Not once have I actually gone to any of the festival screenings of films that have won awards at TIFF. Sometimes one can pick up on the buzz, the news of Slumdog Millionaire of Juno enrapturing audiences and getting a healthy shove towards award season spreads meme-like through the ticket holder and rush lines, but not once have I actually caught any of the festival hits during the run of TIFF. Today’s screening of Submarine made me think I was witnessing this year’s surprise in the making. Imagine a Wes Anderson re-imagining of the early Adrian Mole books and you’ve got the wonderfulness that is Richard Ayoade’s debut feature. Ayoade is probably best known to Anglophile hipsters from TV shows like “The Mighty Boosh” and “The IT Crowd,” on both sides of the camera; he’s your standard BBC-produced actor-writer-director. Submarine was one of my gotta-see picks, but I actually traded a premiere ticket for this second screening (damn Sunday night scheduling, with count ‘em FOUR flicks I wanted to see all playing simultaneously the other night). It made the list due to, well, being set in my beloved Wales. I’m a man of simple pleasures. Plus it stars Sally Hawkins, who’s rapidly becoming one of my absolute favourite British actresses.
The whole cast is stellar: Cymru native Craig Robinson stars as this year’s cinematic Holden Caulfield, and shares a scene with his Hawkins that’s a master class in whipcrack comic timing and reaction shots. Also on hand is Noah Taylor, all grown up from his earlier arthouse starmaking roles in The Year My Voice Broke and Flirting; Paddy Considine, an absolute riot as a bullshit-peddling self-help guru with the world’s reigning champion comedic mullet (Submarine is set in late 1986, so it’s not just an ironic affectation) and, though I hadn’t made the connection until she first appeared onscreen, Yasmin Paige from "The Sarah Jane Adventures" who, if Matt Smith shows up at the Womb premiere tonight, makes this quite the Russell T. Davies’ casting office day for me.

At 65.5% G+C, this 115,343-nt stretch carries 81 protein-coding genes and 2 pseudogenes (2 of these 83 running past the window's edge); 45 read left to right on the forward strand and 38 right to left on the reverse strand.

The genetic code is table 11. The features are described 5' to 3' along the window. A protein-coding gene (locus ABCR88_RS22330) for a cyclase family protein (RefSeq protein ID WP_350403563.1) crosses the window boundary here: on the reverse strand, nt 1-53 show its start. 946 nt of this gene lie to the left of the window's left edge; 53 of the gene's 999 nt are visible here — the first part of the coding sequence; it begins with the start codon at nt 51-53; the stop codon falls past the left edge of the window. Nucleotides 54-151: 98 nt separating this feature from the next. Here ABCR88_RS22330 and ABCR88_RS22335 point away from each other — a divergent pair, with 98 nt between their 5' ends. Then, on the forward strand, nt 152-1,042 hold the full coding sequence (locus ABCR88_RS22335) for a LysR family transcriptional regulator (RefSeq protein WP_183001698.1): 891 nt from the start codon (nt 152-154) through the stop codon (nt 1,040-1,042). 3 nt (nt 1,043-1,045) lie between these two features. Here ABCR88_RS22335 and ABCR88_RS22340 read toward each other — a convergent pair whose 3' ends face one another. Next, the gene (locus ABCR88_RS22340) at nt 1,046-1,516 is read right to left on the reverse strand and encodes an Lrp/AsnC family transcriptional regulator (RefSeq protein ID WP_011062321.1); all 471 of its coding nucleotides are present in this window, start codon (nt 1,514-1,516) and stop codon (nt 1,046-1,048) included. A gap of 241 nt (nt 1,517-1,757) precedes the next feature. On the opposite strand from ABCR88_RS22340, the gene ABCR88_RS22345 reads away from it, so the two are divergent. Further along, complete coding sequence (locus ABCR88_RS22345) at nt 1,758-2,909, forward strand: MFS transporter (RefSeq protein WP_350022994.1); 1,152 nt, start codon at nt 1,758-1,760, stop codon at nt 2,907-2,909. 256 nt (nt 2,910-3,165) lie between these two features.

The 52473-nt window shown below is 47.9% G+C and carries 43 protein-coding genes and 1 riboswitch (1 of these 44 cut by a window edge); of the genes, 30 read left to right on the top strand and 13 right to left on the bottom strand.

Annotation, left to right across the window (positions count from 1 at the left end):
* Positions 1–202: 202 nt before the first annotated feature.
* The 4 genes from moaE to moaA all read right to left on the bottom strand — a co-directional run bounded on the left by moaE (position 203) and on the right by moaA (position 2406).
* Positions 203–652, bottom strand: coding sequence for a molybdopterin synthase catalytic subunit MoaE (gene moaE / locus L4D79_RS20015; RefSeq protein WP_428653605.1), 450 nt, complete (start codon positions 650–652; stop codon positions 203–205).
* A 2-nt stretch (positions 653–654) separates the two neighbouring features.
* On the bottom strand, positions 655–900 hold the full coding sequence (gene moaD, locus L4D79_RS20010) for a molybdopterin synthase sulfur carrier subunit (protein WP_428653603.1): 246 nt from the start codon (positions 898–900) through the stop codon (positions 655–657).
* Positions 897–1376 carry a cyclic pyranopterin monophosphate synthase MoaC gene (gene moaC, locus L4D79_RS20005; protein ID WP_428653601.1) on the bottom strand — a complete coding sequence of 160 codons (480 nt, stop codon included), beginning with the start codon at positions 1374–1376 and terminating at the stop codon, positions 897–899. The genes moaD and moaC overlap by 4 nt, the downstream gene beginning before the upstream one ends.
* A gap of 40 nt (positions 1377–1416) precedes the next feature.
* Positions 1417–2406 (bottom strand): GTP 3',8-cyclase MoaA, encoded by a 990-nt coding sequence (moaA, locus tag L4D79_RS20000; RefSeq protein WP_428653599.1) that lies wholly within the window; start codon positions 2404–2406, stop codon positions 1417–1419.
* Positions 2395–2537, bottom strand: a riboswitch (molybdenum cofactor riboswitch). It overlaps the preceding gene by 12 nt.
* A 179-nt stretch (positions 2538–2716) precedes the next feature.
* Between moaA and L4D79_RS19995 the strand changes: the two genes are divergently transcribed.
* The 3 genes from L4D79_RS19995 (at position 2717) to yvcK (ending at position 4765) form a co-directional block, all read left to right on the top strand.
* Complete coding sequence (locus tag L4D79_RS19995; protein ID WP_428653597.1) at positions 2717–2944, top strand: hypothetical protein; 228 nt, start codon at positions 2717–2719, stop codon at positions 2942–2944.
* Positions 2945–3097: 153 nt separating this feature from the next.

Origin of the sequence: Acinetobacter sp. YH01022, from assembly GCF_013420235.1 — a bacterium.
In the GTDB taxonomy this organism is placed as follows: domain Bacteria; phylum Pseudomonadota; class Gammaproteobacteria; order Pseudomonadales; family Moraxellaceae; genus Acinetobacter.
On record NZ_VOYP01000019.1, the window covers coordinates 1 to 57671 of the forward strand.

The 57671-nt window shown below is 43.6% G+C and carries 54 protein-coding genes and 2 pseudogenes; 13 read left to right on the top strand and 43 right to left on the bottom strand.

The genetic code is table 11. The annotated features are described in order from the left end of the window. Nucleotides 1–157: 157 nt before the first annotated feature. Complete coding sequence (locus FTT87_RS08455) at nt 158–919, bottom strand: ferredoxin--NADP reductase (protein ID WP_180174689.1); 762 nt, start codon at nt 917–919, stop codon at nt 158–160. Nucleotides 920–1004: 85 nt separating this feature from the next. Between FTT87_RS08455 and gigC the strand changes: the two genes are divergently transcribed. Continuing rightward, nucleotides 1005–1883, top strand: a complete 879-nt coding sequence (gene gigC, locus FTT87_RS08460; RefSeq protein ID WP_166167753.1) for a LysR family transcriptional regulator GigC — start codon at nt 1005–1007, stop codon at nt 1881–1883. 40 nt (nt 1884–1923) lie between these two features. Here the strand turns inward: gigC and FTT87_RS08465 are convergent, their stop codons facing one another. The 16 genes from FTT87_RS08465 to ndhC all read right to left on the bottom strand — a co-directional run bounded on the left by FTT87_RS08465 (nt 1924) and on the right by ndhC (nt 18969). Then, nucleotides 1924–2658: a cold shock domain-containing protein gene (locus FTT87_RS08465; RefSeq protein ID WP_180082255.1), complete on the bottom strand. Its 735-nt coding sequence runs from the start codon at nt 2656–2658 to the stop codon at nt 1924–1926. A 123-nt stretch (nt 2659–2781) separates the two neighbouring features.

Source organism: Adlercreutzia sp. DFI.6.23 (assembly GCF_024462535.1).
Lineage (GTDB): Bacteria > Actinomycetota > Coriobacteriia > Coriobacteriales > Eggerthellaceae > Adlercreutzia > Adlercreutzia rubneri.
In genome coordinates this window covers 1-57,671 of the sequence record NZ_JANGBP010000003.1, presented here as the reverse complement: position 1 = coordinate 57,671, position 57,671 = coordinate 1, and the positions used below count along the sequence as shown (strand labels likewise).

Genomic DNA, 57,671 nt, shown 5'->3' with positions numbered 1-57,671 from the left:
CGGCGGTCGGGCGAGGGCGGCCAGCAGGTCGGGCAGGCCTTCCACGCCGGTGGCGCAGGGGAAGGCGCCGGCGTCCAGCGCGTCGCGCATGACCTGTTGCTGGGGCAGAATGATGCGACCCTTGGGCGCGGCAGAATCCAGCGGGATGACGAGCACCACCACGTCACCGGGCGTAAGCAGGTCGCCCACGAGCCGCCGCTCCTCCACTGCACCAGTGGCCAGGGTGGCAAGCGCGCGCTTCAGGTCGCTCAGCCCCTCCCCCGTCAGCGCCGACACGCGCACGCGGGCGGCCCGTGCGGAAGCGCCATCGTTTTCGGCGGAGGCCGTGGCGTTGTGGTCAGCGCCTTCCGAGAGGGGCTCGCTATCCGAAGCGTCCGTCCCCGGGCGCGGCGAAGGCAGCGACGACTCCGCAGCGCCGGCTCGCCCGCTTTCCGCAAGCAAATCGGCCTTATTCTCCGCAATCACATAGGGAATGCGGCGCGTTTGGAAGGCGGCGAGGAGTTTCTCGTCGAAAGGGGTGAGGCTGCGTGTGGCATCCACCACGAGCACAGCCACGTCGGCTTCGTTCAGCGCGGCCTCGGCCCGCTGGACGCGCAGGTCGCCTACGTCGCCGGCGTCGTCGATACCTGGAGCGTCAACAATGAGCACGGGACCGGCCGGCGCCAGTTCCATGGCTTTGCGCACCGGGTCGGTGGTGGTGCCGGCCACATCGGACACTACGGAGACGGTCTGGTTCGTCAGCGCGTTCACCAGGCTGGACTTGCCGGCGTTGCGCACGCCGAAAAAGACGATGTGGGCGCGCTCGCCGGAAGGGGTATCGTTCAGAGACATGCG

The main reason I was pissed for not getting the opening night of The Trip in the ticket draw was missing what I assumed would be the funniest Q&A of the festival. This one made up for it. Ayoade was already playing to an adoring crowd when he riffed on the various viewers sidling up the aisle and was typically British in his self-deprecating comments as to his directorial skills. In all honesty I don’t know if Submarine is bound for the Audience Award this year; the programming assistant who intro’d the screening did say that there had been a bit of a groundswell after opening night and the director and cast were suddenly finding themselves doing a fair bit of press, so maybe I’ll be cheerfully proven wrong. At any rate, it’s a complete gem, the best thing I’ve seen so far. (****)
I waited to say hello to Robinson and Paige afterwards, and they charmingly posed for a pic together. Turns out Robinson’s from just near Cardiff and seemed pleased when I mentioned that I was in love with the town and was looking forward to going back. I also think I surprised Paige by mentioning my Sarah Jane fandom; I actually just watched the ep. yesterday in which Maria and her dad move to America and I couldn’t resist asking if she returned later in Series 2. Sadly, no. Oh well. I parted with a “Croeso i Toronto,” which got a smile from Robinson, though I suspect I may have mutated the “T” a bit, dammit.
Okay, back out to grab an early dinner, hit the box office to see if I’ll be going to Midnight Madness tonight, and to the Scotia to get in line far too early for Womb.